The Pelvic Girdle and Pelvic Fractures
by Robert Tallitsch, PhD | April 14, 2022
Video with Real 3D Visualizations of the Pelvic Girdle and a Multi-fractured Pelvis + Patient Case Example!
Written by: Robert Tallitsch, PhD
The adult pelvic girdle is composed of the paired pubic, ischial, and iliac bones. Closely associated with the pelvic girdle is the sacrum, which is joined to the pelvic girdle at the sacro-iliac joint.
The bones of the pelvic girdle develop independently by endochondral (intracartilaginous) ossification. Fusion of the ossification centers within these bones begins between 15 to 17 years of age and is typically complete between 20 to 25 years of age.
The right and left pubic, ischial, and iliac bones all contribute to the formation of the acetabulum on each side of the pelvic girdle. The acetabulum is a large articular socket that participates in the formation of the hip joint with the femur.
The pubis forms the anteroinferior parts of the pelvis. The two pubic bones join anteriorly at the pubic symphysis. During delivery and under the influence of hormones, the joints of the pelvis, including the pubic symphysis, loosen, thereby allowing passage of the fetus through the birth canal. Other conspicuous parts of the pubic bones are:
- anterior and inferior pubic rami
- pubic crest
- pubic tubercle
- body of the pubis
The paired iliac bones form the superior element of the pelvic girdle. The lateral projection of each ilium forms the wing (ala) of the ilium. The smooth inner and outer surfaces of each wing serve as attachment sites for muscles of the lower limb. Other conspicuous parts of each ilium are:
- iliac crest
- anterior superior and inferior iliac spines (ASIS)
- posterior superior and inferior iliac spines (PSIS)
- greater sciatic notch
- lesser sciatic notch
The ischium forms the most posterior portion of the right and left halves of the pelvic girdle. Conspicuous parts of each ischium are:
- ischial tuberosity
- ischial ramus
- obturator foramen
- ischial spine
The sacrum is typically composed of 5 sacral vertebrae. These vertebrae begin to fuse at puberty and are completely fused between the ages of 25 to 30. Complete fusion of these vertebrae forms the sacrum. Each sacro-iliac joint is formed at the articulation of the sacrum and the right and left iliac bones. This joint possesses a very small joint cavity and several very strong ligaments connect the sacrum to the two lateral iliac bones.
Fractures to the bones of the pelvic girdle are termed pelvic fractures. Often times a fracture of the neck, trochanters, or head of the femur is termed a hip fracture, which is anatomically incorrect. These types of fractures are actually femoral fractures.
Pelvic fractures are often the result of any number of injuries. The most common causes of pelvic fractures are:
- anteroposterior compression of the pelvis
- lateral compression of the pelvis
- crushing injuries to one or more bones of the pelvis
- forces transmitted to the pelvic bones through the lower limbs as a result of a fall onto the feet
The pelvic bones, like any other bones of the body, have areas of weakness that are more susceptible to injury. Areas of weakness include the pubic rami, pubic symphysis, areas immediately surrounding the acetabula, the sacro-iliac joint, and the wing of the ilium.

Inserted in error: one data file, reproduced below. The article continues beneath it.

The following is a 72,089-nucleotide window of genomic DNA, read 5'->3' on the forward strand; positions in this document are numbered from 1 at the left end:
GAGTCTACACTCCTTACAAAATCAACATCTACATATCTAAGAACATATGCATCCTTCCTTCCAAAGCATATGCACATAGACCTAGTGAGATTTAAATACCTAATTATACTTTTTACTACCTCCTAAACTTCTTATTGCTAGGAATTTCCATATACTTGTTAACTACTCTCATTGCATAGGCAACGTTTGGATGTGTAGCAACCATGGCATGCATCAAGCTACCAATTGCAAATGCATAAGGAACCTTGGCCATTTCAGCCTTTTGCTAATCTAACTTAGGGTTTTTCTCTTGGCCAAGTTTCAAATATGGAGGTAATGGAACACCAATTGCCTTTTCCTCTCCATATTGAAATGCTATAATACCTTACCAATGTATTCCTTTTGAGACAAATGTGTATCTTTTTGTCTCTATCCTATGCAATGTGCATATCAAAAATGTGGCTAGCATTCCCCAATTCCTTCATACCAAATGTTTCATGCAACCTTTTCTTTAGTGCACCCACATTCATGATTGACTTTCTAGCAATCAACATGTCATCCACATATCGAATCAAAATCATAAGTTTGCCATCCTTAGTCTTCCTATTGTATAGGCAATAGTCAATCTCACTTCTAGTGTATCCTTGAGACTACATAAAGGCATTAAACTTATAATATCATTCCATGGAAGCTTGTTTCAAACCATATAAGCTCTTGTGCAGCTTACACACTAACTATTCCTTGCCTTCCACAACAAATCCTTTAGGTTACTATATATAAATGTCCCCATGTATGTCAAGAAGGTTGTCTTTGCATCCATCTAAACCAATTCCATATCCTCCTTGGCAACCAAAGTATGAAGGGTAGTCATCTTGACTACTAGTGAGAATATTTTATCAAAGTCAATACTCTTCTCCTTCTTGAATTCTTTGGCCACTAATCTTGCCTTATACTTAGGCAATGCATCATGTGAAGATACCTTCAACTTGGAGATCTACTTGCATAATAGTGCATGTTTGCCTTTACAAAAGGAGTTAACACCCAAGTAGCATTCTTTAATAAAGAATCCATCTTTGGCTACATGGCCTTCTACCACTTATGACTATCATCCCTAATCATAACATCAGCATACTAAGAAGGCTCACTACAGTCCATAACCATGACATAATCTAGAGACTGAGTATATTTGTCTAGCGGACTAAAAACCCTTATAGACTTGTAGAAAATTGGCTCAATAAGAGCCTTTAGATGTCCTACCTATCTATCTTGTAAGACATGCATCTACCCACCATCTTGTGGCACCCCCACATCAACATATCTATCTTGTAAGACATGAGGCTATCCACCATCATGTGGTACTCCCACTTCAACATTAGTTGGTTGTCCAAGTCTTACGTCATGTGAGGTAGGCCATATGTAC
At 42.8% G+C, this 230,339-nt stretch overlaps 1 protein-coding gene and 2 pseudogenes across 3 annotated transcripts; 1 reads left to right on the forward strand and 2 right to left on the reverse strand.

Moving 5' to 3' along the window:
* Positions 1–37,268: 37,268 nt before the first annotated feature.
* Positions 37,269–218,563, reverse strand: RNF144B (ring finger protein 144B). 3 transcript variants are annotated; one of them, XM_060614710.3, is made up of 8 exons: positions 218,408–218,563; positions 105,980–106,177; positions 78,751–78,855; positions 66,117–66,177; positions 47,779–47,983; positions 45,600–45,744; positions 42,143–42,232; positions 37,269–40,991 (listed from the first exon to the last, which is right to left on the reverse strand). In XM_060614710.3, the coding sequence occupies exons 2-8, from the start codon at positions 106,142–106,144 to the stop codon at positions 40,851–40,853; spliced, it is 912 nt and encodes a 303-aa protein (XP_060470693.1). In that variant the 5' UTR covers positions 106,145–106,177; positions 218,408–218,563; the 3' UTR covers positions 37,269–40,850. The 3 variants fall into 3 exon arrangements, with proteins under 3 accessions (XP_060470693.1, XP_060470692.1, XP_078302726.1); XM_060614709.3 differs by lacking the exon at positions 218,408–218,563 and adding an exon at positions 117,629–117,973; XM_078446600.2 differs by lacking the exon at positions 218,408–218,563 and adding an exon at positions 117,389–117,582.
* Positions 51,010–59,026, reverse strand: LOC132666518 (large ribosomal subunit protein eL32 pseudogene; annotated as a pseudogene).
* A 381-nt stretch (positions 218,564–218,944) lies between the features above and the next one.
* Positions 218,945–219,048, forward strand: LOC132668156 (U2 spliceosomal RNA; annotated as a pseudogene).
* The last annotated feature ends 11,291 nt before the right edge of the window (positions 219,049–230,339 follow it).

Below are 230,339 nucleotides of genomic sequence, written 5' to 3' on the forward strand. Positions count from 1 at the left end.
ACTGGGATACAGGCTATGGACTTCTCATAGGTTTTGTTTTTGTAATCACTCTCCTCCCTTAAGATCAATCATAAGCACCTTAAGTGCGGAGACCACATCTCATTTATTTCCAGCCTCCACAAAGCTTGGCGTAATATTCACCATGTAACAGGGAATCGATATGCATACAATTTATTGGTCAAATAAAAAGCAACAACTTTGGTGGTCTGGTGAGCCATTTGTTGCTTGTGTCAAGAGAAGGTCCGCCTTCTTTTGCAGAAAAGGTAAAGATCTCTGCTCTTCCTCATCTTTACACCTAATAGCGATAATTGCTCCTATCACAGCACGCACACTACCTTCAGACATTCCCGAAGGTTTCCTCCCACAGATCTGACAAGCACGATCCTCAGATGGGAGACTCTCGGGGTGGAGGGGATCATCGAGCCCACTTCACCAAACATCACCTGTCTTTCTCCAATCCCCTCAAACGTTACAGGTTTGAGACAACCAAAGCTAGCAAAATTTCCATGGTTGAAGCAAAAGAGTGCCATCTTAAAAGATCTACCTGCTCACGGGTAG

Pelvic fractures may also cause injuries to soft tissues associated with the pelvis, such as pelvic organs, nerves, and blood vessels.
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Pelvic girdle - The structure formed by the paired iliac, ischial, and pubic bones.
Pubic symphysis - The joint formed by the union of the right and left pubic bones of the pelvic girdle.
Acetabulum - A structure formed by the union of the ilium, ischium, and pubic bones of the pelvic girdle.
Ischium - One of the bones of the pelvis that forms the most posterior portion of the right and left halves of the pelvic girdle.
Ala - Another term for the wing of the ilium.
Anteroposterior compression - Compression to a part of the body oriented from the anterior to the posterior surfaces.
Femoral fracture - A fracture to any part of the femur. Fractures of the head, neck, and/or trochanters of the femur are often (and incorrectly so) referred to as hip fractures.
- At what age do the various endochondral ossification centers of the bones of the pelvic girdle begin to fuse?
A: 15 to 17 years of age
- What is the anatomical term of the joint formed by the union of the right and left pubic bones?
A: Pubic symphysis
- The smooth internal and external surfaces of the wings of the ilium serve as attachment sites for what other structures?
A: Muscles of the lower limbs
- What is the name of the structure that participates with the femur in the formation of the hip joint?
- How many vertebrae fuse together to form the sacrum?
A: Typically five
- What bones contribute to the formation of acetabulum?
A: The right and left pubic, ischial, and iliac bones all contribute to the formation of the acetabulum on each side of the pelvic girdle.
- Which pelvic bones have “wings”?
A: The paired iliac bones or the ilium
- The bones of the pelvic girdle are formed through what process?
A: Endochondral Ossification
- What joint attaches the sacrum to the pelvis?
A: Sacro-iliac joint
- Name three areas of weakness within the pelvic girdle.
A: Any three of the following areas of weakness would be correct:
Wing of the ilium
Acetabulum (acetabuli is the pleural term)
Areas surrounding the acetabuli
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